Archive for the ‘On Location’ Category
The first time I came to Beijing, in 1987, I traveled in with my assistant at the time, Gabe Palacio, and somewhere around 18-20 heavy cases filled with Sports Illustrated Speedotron units, and the accompanying paraphernalia. (Not the least of which were a couple cases filled with step down transformers. It was like traveling with a pair of anchors. Ah, the good old days! There was lots of stuff about them that, trust me, weren’t all that much fun.)
This time, it’s just me, a couple cameras, a few basic lenses, three speed lights, two Justin clamps, and, thankfully, a couple Pocket Wizard PlusX units. Threw those in at the last minute, just in case. No tripod, bigger light shapers, or stands. Some cards and batteries. Speed light small light shaper or two. Done. Backpack, a roller and suitcase. Suitable pack for many jobs, especially if you have to move fast, as you often do over here. But, I got here, and, several production meetings later, I’ve been shooting stuff like this.
Yowza! I got wind my assignment was shifting away from light hearted run and gun to production just as I left. Made some recommendations, and jumped on the plane. While I was en route, my client, which is essentially the city of Beijing, went out and bought various bits and pieces of lighting gear, not all of which, you know, sort of, kind of, work together. Making all this stuff get happy on location has been a bit of a parable in itself, which I’ll take up in another blog, but man, it’s been a wonderful, exuberant education in how to get some stuff done in this huge and complex city.
(As a for instance, they bought a super boom, which is really a studio piece of gear. I put this thing together in my hotel room, and it looks like a metallic praying mantis, which I think scared off the cleaning lady for a couple days. It’s a hoot trundling this wheeled monster through the streets of Beijing. It’s handy, though, I have to admit.)
It’s honor, really, to interface with several of the top fashion designers in China, and place their magnificent work in the context of significant Chinese landmarks. The pics in this blog are all from the first day in the field, working in and around “The Egg,” which is the National Center for Performing Arts, nearby Tiananmen.
We’ve often got 20 people out there on the streets, shepherding six foot tall Chinese models, kitted out in seven inch stilettos, through the crowds. We’ve, uh, received our share of attention. The gown below, for instance, weighs over 100 pounds. Seriously. Beautiful? Yes. But not what you would reach for when you want to “slip on something more comfortable.”
My thanks to Ariane, Dukes, and the crew at Vision Beijing. I’ve built up a welcome six year history with them, and they are always gracious hosts. We are back in the field tomorrow, and I’ll do more blogging as the project progresses. But, I’ll close with a quiz. Look below. Which one is the fashion model, and which one is the dork?
Oh, and by the way, it’s raining.
Power lines in Saudi Arabia, shot yesterday, disappear into the vastness of the desert.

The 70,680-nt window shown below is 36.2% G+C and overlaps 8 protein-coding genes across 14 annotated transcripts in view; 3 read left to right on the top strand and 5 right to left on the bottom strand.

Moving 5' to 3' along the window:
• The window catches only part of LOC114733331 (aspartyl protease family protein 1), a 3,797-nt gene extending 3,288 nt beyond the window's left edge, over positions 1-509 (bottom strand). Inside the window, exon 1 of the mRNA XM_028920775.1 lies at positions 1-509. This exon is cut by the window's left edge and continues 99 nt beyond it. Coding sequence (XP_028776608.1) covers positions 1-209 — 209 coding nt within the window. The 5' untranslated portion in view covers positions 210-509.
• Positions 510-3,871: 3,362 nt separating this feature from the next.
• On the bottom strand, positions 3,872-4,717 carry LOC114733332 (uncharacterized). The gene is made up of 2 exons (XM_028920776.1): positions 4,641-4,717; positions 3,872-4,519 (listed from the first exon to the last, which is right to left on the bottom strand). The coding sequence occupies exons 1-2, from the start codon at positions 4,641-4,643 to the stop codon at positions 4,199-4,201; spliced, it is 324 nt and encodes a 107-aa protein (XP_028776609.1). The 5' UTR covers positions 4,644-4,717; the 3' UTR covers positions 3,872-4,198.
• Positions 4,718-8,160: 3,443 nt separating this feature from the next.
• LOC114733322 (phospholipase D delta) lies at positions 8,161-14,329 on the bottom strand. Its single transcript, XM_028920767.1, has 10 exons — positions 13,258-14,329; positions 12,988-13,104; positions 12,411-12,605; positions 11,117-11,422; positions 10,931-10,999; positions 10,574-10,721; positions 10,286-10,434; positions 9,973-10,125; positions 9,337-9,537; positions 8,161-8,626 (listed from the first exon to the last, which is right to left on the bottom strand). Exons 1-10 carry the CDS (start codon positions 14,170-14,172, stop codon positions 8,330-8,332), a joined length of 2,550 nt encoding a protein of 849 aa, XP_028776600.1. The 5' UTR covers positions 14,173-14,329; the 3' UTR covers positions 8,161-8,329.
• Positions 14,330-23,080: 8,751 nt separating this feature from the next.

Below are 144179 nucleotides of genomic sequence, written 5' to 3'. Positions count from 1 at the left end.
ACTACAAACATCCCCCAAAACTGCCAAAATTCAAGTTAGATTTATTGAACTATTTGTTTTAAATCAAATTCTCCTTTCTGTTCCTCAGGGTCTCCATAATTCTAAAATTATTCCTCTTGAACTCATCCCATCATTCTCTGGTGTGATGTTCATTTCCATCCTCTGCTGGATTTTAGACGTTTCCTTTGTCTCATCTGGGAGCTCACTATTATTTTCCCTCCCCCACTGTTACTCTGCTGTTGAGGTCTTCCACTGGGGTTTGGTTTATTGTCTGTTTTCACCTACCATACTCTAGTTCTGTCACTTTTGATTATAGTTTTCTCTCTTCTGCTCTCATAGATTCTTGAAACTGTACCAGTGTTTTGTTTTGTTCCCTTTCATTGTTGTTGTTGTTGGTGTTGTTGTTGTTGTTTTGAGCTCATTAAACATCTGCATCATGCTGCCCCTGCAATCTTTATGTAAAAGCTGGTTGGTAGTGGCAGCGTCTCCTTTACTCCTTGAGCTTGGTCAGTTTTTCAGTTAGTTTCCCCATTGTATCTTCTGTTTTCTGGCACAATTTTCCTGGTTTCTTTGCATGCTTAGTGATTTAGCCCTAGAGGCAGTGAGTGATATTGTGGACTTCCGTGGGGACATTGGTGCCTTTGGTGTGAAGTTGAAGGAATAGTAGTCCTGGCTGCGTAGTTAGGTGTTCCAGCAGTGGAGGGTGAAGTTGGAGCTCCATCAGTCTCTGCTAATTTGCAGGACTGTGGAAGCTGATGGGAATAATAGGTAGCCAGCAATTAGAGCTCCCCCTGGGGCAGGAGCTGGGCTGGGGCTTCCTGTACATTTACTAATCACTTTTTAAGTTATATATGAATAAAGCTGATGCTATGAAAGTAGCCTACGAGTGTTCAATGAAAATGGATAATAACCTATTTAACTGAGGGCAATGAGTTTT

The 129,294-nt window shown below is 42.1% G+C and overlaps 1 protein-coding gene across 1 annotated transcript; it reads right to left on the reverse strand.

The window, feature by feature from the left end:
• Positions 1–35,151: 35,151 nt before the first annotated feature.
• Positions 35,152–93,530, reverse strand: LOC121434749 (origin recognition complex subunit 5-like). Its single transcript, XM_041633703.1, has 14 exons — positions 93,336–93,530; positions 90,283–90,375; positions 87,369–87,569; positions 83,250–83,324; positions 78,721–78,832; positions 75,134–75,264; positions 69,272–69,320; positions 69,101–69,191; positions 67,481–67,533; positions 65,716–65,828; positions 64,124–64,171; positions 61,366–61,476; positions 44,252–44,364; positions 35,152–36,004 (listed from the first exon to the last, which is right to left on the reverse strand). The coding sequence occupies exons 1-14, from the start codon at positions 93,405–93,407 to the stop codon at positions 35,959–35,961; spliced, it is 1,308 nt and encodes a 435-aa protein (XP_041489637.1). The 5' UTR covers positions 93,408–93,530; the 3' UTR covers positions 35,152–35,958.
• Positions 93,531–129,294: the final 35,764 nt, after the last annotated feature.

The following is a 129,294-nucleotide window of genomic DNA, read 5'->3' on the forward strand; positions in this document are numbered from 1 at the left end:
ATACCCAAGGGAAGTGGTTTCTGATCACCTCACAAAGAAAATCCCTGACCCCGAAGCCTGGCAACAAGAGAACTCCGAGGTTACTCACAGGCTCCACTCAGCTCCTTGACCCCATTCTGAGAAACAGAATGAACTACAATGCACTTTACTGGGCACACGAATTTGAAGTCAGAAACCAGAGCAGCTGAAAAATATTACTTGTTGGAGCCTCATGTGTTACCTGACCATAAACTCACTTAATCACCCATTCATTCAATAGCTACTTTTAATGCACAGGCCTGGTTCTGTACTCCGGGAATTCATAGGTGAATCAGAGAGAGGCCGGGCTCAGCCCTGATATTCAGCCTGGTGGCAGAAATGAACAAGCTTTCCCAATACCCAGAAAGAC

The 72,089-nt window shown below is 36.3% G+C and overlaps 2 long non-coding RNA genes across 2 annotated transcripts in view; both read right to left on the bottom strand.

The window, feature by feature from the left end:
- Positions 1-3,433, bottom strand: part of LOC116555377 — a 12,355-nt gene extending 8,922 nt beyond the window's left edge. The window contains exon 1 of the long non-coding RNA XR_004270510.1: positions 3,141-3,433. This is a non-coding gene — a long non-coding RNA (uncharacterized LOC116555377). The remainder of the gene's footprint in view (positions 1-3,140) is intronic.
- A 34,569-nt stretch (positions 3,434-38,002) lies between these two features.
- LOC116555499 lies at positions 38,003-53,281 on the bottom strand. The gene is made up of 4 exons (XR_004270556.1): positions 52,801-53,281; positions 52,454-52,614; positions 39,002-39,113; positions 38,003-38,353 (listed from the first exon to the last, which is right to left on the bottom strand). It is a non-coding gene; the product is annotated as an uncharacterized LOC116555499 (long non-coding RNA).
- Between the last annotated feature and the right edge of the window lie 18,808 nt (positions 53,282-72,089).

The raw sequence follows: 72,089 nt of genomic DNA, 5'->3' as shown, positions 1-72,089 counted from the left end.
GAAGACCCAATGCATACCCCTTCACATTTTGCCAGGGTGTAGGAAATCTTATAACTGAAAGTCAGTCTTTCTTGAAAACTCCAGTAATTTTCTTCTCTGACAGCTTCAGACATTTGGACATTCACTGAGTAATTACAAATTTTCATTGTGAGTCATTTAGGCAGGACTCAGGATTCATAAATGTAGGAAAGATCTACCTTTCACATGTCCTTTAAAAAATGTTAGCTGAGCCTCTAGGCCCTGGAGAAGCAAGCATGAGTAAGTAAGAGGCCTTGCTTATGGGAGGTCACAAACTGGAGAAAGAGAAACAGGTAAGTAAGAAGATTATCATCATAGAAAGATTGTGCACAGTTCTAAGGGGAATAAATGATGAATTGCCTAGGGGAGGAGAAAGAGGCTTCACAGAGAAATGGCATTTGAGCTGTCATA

When I went to the Philippines earlier this year, my friend and fellow shooter JoJo Mamangun contacted me. Would I like to work with his wife, Kris, a ballerina and Cirque du Soleil dancer? I think I simply wrote back something like, “En route.” As luck would have it, she was rehearsing for the role of Titania in Midsummer Night’s Dream for Ballet Philippines. Read the rest of this entry »
I have worked in Russia many times, and it remains a place of eternal fascination for me. It drips emotions and imagery like blood from a wound. It is vibrant, tough, wonderful, unexpected, and impossible. It’s beautifully ornate, but also, at turns, the very definition of austere. It is raw, and wary of outsiders. But, once you gain a measure of knowing and make a bridge, there is very little that is not possible. I have been eyed with the keenest of suspicion, and embraced like a brother. The pictures you make there have a special echo, as sometimes, anyway, they were very tough to shoot. Read the rest of this entry »
Hi, and welcome to all for 2013. I hope the whirlwind known as 2012 deposited everyone on the doorstep of this new year in good shape. Mildly frazzled perhaps, but whole of mind, body and spirit, ready to start turning the blank pages of these new twelve months, with all the unknowns and things hoped for. I remain blessed, I feel, in that I start another year with a camera in hand. Three days of shooting this week. Four next. So it goes. It will not always be thus, so I treasure the moments behind the lens with increasing fervor. I joke about the passing of time and frames with my buddy Bill down at the National Geographic. Another year for him living inside the land of the yellow border, indeed, a place where the wild things roam. Me, being a freelance content provider, I’m just the occasional interloper, trouble maker and, dare I say, problem solver. Though it’s completely open to fair questioning as to whether I’ve created more problems than I’ve solved. Best not to dwell on such matters. Read the rest of this entry »